Here's the article my mother, Lyn van Lidth de Jeude, wrote for her preschool's newsletter, this month (download the newsletter, here).
Preschool children typically sleep 11 to 13 hours in every 24 hour period. After 5 years of age most children have given up napping, but the amount of sleep they require remains the same. The preschool years are a peak period for Night Terrors, Nightmares and Sleep Walking. Sleep is vital to your child’s good health, yet many children resist going to bed.
Children who get adequate sleep are:
- more alert
- better able to learn
- less prone to obesity
- less accident prone
- more cheerful
- wake spontaneously feeling refreshedChildren who get inadequate sleep may:
- be more susceptible to infection
- have rapid mood swings
- have impulsive behaviour
- appear “wired”
- be hard to wake up
- be too sleepy to eat breakfast
Normal sleep patterns alternate between two states:Deep (or delta-wave) sleep: is characterized by a drop in body temperature and physical stillness. Children in deep sleep are usually difficult to arouse. During deep sleep blood supply to the muscles is increased, energy is restored, tissue growth and repair occur and important hormones are released for growth and development.
REM (rapid eye movement) sleep: is the period in which we dream. These periods occur three to six times a night and range from five to twenty minutes in length. Children in REM sleep may have irregular breathing and heart rates. They often move around, twitching their arms and legs, smiling, sucking and generally appear restless. Virtually all dreaming occurs during REM sleep.
Why do Children Resist Going to Sleep?In Canadian Living magazine, Christine Langlois, suggests one reason may be that when children are alone in the dark they confront their fears. To prevent this confrontation, a child may choose bedtime to pick a battle with a sibling or stall by requesting a glass of water. They may ask you to check the closet for monsters when it’s their inner fears that they really want you to keep in check.
A child may mention an important issue that is troubling her at bedtime just because that is when she remembers it. Although bedtime may seem like the right time to sit by your child and discuss her concerns, she is probably too tired to participate in a productive conversation. Be sure to make time with her during the day when she is better able to fully share the experience and discuss what may be troubling her.
Bedtime RoutinesRoutines serve an important purpose in slowing down the pace and allowing the child to mentally prepare for sleep. For a preschool child, limiting the routine to a bath, a story and a good night snuggle is perfect. The whole routine should last no longer than half an hour.
Children may have difficulty falling asleep for a number of reasons, but the most common cause is being overtired. You might expect that a child who has missed a nap may sleep like a log, but an exhausted child is more likely to have difficulty falling asleep and, if prone to it, may experience night terrors or walk in his sleep. You can usually anticipate sleep problems at times of change (e.g. Just before a family trip, after the birth of a new sibling or when a parent is ill).
Night TerrorsNight terrors are a common symptom of too little sleep. They usually occur one to four hours after the child has fallen asleep, when the child partially awakens from a period of deep sleep. She may scream, sit up, grind her teeth, open her eyes and look through you rather than at you.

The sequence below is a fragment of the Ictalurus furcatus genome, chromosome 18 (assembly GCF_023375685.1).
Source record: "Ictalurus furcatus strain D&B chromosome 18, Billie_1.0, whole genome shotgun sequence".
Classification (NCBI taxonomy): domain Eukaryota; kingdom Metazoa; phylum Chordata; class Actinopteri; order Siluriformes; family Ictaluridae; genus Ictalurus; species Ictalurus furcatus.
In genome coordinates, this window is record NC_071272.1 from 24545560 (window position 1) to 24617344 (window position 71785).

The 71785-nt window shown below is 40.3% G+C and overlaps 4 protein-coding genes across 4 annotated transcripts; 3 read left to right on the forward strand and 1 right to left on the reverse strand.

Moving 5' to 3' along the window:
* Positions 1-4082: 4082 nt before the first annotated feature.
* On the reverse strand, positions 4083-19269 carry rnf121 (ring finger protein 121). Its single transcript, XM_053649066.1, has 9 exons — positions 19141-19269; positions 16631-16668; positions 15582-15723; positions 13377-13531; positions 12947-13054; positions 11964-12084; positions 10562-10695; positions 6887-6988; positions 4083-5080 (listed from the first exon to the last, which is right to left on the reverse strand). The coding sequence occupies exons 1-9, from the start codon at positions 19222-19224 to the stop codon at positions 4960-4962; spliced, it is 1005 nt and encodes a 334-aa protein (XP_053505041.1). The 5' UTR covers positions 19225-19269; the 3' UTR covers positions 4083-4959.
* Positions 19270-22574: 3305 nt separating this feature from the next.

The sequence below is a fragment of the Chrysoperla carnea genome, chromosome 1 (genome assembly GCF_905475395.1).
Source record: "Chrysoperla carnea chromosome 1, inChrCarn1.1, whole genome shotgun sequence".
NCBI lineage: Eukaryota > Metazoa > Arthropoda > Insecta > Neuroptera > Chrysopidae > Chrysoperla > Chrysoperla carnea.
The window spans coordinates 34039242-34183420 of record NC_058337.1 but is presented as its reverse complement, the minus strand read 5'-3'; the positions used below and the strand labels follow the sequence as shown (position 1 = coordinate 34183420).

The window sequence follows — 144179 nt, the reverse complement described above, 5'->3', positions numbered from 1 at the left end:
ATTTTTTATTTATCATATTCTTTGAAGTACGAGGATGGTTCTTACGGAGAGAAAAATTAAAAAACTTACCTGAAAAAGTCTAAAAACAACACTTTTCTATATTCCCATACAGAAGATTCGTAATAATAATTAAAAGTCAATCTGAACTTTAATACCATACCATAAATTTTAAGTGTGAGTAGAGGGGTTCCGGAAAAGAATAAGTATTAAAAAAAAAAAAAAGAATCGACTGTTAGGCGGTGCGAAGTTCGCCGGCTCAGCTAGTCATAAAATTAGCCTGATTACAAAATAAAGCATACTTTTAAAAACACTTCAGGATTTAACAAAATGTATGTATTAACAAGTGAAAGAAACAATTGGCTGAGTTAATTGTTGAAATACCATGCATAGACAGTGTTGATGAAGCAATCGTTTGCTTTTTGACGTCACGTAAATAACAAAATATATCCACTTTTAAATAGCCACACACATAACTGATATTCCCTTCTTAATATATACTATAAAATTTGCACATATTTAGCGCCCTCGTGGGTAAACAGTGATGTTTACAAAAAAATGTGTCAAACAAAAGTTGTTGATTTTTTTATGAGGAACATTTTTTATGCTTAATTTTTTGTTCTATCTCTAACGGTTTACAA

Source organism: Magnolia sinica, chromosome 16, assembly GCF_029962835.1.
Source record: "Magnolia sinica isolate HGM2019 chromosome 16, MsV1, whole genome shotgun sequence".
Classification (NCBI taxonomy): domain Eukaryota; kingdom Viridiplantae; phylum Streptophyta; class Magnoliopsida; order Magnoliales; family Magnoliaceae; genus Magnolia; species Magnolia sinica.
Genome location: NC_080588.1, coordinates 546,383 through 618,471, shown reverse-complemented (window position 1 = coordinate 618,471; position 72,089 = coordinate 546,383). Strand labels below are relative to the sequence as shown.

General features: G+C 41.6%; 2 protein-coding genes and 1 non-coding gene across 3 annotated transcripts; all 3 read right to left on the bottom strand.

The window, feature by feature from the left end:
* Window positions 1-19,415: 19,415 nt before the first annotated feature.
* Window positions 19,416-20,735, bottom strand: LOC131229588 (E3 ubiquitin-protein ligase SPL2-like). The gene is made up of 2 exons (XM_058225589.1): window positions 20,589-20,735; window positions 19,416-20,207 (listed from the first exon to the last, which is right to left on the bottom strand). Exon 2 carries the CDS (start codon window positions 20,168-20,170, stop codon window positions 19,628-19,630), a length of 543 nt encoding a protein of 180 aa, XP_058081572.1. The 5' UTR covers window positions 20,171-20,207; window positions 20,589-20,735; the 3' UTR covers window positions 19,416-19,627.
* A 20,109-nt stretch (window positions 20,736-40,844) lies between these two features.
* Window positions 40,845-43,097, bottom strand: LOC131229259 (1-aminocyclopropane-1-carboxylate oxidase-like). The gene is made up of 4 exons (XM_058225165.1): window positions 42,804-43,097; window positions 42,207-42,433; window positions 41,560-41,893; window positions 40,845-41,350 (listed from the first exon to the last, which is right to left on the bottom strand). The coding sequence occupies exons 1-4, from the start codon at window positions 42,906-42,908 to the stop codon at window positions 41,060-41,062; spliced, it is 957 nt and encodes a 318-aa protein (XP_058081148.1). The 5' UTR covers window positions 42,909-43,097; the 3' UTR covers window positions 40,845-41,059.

After a few minutes, she’ll lay back down and go back to sleep. Usually you can’t wake the child and, that’s a good thing, as it will only aggravate her further. If you can gently guide your child back under the covers, she’ll go back to sleep and, in the morning, she won’t remember a thing.
NightmaresNightmares are very different fromnight terrors. They are usually an indication of emotional conflict and occur during REM sleep. A child who is crying and calling out after a bad dream is awake. She will need your full assurance and support because she is genuinely frightened. You can help her best by showing that you are in control and that she is safe.
Sleep WalkingLike night terrors, sleep walking usually occurs during deep sleep, one to four hours after falling asleep. If you try to talk to your child, he usually won’t answer or if he does his speech may be garbled. When children sleep walk they may try to do familiar tasks such as eating, brushing teeth or urinating, but because they are confused, they may not do these things in an appropriate place. The most important thing you can do for a sleepwalking child is to keep him safe. Keep outside doors and windows closed and locked and consider a gate across a stairway. The Canadian Sleep Society recommends attaching a bell to the child’s door to alert you to any nocturnal wandering.
Nighttime RoutinesChildren respond best to regular routines.Keeping your child’s bedtime consistent is the best assurance of a good nights sleep.If your child has difficulty waking up in the morning or is too sleepy to eat breakfast consider moving bedtime earlier in 15 minute increments until you accommodate her needs.
The May 2010 issue of National Geographic published a very interesting article by D.T. Max titled The Secrets of Sleep. One shocking statistic stated that only 1 in 5 teenagers get the optimal hours of sleep on school nights. A good night’s sleep results in better grades, better attitude and better overall health. We can support these goals by cultivating good sleep habits in the early years.